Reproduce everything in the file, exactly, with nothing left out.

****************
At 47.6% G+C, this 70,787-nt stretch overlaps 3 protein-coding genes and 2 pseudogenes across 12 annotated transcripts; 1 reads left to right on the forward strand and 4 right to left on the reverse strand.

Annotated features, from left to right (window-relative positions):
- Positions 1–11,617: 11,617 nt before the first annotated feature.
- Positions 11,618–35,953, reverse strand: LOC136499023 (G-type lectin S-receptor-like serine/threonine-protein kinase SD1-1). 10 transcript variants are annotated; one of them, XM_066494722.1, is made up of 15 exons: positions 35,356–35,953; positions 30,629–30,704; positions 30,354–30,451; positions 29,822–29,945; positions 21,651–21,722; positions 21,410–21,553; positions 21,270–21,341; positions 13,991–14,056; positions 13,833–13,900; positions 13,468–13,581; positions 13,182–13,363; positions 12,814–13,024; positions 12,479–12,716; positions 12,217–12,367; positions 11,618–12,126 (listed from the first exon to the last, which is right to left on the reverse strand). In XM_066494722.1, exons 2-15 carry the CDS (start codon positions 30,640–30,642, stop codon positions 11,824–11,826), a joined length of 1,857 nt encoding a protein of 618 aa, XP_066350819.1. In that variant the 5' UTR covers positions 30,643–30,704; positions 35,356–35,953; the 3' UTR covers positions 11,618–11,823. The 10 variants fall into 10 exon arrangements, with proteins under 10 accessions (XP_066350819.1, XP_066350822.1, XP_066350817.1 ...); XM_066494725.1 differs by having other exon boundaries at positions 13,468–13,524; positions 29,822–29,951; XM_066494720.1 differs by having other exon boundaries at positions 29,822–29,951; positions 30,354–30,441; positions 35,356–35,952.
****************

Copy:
At 47.6% G+C, this 70,787-nt stretch overlaps 3 protein-coding genes and 2 pseudogenes across 12 annotated transcripts; 1 reads left to right on the forward strand and 4 right to left on the reverse strand.

Annotated features, from left to right (window-relative positions):
- Positions 1–11,617: 11,617 nt before the first annotated feature.
- Positions 11,618–35,953, reverse strand: LOC136499023 (G-type lectin S-receptor-like serine/threonine-protein kinase SD1-1). 10 transcript variants are annotated; one of them, XM_066494722.1, is made up of 15 exons: positions 35,356–35,953; positions 30,629–30,704; positions 30,354–30,451; positions 29,822–29,945; positions 21,651–21,722; positions 21,410–21,553; positions 21,270–21,341; positions 13,991–14,056; positions 13,833–13,900; positions 13,468–13,581; positions 13,182–13,363; positions 12,814–13,024; positions 12,479–12,716; positions 12,217–12,367; positions 11,618–12,126 (listed from the first exon to the last, which is right to left on the reverse strand). In XM_066494722.1, exons 2-15 carry the CDS (start codon positions 30,640–30,642, stop codon positions 11,824–11,826), a joined length of 1,857 nt encoding a protein of 618 aa, XP_066350819.1. In that variant the 5' UTR covers positions 30,643–30,704; positions 35,356–35,953; the 3' UTR covers positions 11,618–11,823. The 10 variants fall into 10 exon arrangements, with proteins under 10 accessions (XP_066350819.1, XP_066350822.1, XP_066350817.1 ...); XM_066494725.1 differs by having other exon boundaries at positions 13,468–13,524; positions 29,822–29,951; XM_066494720.1 differs by having other exon boundaries at positions 29,822–29,951; positions 30,354–30,441; positions 35,356–35,952.